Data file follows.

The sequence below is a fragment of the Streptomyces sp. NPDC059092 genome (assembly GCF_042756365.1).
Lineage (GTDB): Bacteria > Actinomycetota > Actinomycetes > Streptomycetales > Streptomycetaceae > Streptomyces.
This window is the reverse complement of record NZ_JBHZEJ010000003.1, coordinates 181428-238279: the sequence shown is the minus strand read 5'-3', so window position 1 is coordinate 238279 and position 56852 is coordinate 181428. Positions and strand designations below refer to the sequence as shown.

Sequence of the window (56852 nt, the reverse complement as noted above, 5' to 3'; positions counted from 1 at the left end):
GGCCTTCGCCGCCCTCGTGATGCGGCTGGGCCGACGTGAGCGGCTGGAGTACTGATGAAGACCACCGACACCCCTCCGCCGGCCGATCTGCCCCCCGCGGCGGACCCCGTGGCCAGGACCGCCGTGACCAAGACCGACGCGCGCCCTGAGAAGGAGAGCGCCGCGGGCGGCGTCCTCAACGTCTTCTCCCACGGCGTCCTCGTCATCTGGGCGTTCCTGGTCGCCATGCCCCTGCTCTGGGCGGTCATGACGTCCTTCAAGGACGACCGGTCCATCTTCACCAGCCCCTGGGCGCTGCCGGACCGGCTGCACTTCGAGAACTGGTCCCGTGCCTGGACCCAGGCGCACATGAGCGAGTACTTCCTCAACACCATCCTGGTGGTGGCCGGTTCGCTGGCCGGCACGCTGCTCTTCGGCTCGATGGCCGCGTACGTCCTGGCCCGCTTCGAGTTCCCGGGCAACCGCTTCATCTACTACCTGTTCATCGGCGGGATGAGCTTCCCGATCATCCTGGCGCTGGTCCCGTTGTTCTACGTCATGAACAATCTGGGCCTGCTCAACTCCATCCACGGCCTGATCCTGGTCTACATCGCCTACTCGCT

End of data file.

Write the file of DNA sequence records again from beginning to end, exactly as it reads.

The sequence below is a fragment of the Streptomyces sp. NPDC059092 genome (assembly GCF_042756365.1).
Lineage (GTDB): Bacteria > Actinomycetota > Actinomycetes > Streptomycetales > Streptomycetaceae > Streptomyces.
This window is the reverse complement of record NZ_JBHZEJ010000003.1, coordinates 181428-238279: the sequence shown is the minus strand read 5'-3', so window position 1 is coordinate 238279 and position 56852 is coordinate 181428. Positions and strand designations below refer to the sequence as shown.

Sequence of the window (56852 nt, the reverse complement as noted above, 5' to 3'; positions counted from 1 at the left end):
GGCCTTCGCCGCCCTCGTGATGCGGCTGGGCCGACGTGAGCGGCTGGAGTACTGATGAAGACCACCGACACCCCTCCGCCGGCCGATCTGCCCCCCGCGGCGGACCCCGTGGCCAGGACCGCCGTGACCAAGACCGACGCGCGCCCTGAGAAGGAGAGCGCCGCGGGCGGCGTCCTCAACGTCTTCTCCCACGGCGTCCTCGTCATCTGGGCGTTCCTGGTCGCCATGCCCCTGCTCTGGGCGGTCATGACGTCCTTCAAGGACGACCGGTCCATCTTCACCAGCCCCTGGGCGCTGCCGGACCGGCTGCACTTCGAGAACTGGTCCCGTGCCTGGACCCAGGCGCACATGAGCGAGTACTTCCTCAACACCATCCTGGTGGTGGCCGGTTCGCTGGCCGGCACGCTGCTCTTCGGCTCGATGGCCGCGTACGTCCTGGCCCGCTTCGAGTTCCCGGGCAACCGCTTCATCTACTACCTGTTCATCGGCGGGATGAGCTTCCCGATCATCCTGGCGCTGGTCCCGTTGTTCTACGTCATGAACAATCTGGGCCTGCTCAACTCCATCCACGGCCTGATCCTGGTCTACATCGCCTACTCGCT